It’s the most wonderful time of the year! Going to parties, giving gifts, having vacation days, spending time with family and friends: these are some of the things that bring joy to everyone. While you’re enjoying everything this season has to offer, remember to stay safe and be aware of the season’s potential hazards. Winter is beautiful, but it also brings increased opportunities for accidents. But fear not: a little common sense, preparation and, of course, your Kuna, will help make this holiday season problem free. Here are some seasonal home hazards that should be on your radar, and our suggestions to for staying one step ahead:
Before heading outside, always check the weather and expected temperature to minimize everyone’s outdoor exposure when it gets too cold. Remember: there is no real number as to what is “too cold”. Wind chill can create a “real feel” that is colder than outside temperatures, and rain, snow or sleet can create difficult conditions.Be especially mindful of young children and pets! They may be unable to express any discomfort they feel, so it’s up to you to help them stay warm and minimize their time outdoors, if necessary.
The cold season literally is the “cold” season. The drop in temperature brings a slew of sicknesses: the flu, bronchitis, sore throats and, of course, the common cold. Prevention is better than cure, so make sure you and your family wash your hands regularly, keep your surroundings clean, and minimizing your exposure to sick people in schools or the workplace. And don’t forget your vitamins! Harvard Medical School recommends taking vitamin supplements, and they have many other great tips for boosting you immunity.
Natural and man-made hazards with snow, sleet, rain, and clutter can cause avoidable slips and falls. Keep walkways clear, and wear shoes that give adequate traction. After decorating, ensure that there are no leftover decorations or their accessories lying around, such as wires, cords and ladders. Keep your home clean by making sure that new toys, and discarded boxes and wrapping paper, are properly put away when not in use. This is also the time of year for extra deliveries, so be sure to watch out for unexpected boxes on your porch.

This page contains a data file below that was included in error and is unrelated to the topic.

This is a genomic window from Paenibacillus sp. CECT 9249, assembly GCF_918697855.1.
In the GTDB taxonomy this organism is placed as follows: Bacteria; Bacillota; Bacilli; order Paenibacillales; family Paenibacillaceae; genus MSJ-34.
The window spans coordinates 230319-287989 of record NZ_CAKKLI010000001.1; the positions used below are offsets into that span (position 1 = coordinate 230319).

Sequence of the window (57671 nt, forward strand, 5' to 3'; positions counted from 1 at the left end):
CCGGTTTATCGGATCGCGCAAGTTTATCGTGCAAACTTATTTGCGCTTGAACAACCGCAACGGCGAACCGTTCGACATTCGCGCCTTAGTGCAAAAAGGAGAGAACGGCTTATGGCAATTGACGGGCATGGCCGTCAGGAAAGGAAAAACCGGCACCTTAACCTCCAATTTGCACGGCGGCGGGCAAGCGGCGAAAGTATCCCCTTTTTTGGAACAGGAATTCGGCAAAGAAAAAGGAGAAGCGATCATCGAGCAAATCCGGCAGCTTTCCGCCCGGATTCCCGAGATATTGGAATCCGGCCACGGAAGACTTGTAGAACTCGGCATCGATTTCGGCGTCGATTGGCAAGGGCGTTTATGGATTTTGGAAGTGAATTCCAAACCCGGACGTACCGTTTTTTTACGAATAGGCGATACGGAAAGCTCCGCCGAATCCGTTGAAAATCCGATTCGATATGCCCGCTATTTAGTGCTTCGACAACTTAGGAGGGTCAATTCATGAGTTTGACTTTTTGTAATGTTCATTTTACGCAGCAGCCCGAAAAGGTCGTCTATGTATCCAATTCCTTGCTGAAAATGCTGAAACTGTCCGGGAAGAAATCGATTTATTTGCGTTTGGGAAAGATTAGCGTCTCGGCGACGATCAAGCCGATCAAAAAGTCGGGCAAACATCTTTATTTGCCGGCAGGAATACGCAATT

Inspect your lights should be inspected for any busted bulbs which should be replaced. If you notice any fraying, busted bulbs, or other signs of wear, your lights need to be replaced. Use lights that are rated for their intended, use such as using only outdoor or all weather lights for outdoors. Check labels for ratings and safety compliance from the manufacturer. Turn off all decorative lights when leaving the house or going to bed.
Extension Cords should be the correct length. Do not put them on pathways: this turns them into trip hazards and makes them subject to additional wear. Always check the cord for signs of damage. Avoid linking extension cords together. Make sure that cords and decoration are out of reach of small children and pets that can be strangled or choked by them.
Christmas trees are a major source of fuel for fire according to the National Fire Protection Association. When selecting a tree, choose the greenest and freshest tree you can find, because the risk of fire increases as Christmas trees dry out. Make sure to check daily that your tree stand is filled with water. If you opt for an artificial tree, make sure it is made of flame-retardant material. And, perhaps most importantly: do not put your tree near your fireplace, hot lightbulbs, heater, or any open flame.
Minimize your use of lighted candles for decoration, and keep areas around fireplaces and candles clear. The National Fire Protection Association advises a minimum 3 foot safety zone between fire and any combustible object. Always extinguish all flames when leaving the area or going to sleep. Fireplaces in particular should be carefully managed or supervised. If you have an open fireplace, use a protective screen to prevent children and pets from getting too close. Before starting a fire, make sure your chimney is clean and your smoke detectors are working.
The holidays bring more people to your door: salespeople, carolers, delivery personnel, and possibly unpleasant people pretending to be any of the previous three. Knowing this, it’s important to exercise extra caution when dealing with strangers this time of year. Use your Kuna to see and talk to your visitors from wherever you are, all through your smart phone. You can give instructions to delivery personnel or tell salespeople you aren’t interested using the built-in speaker. There’s no need to open the door!
If you know other Holiday Hazards we should all watch out for, please share them in the comments below.
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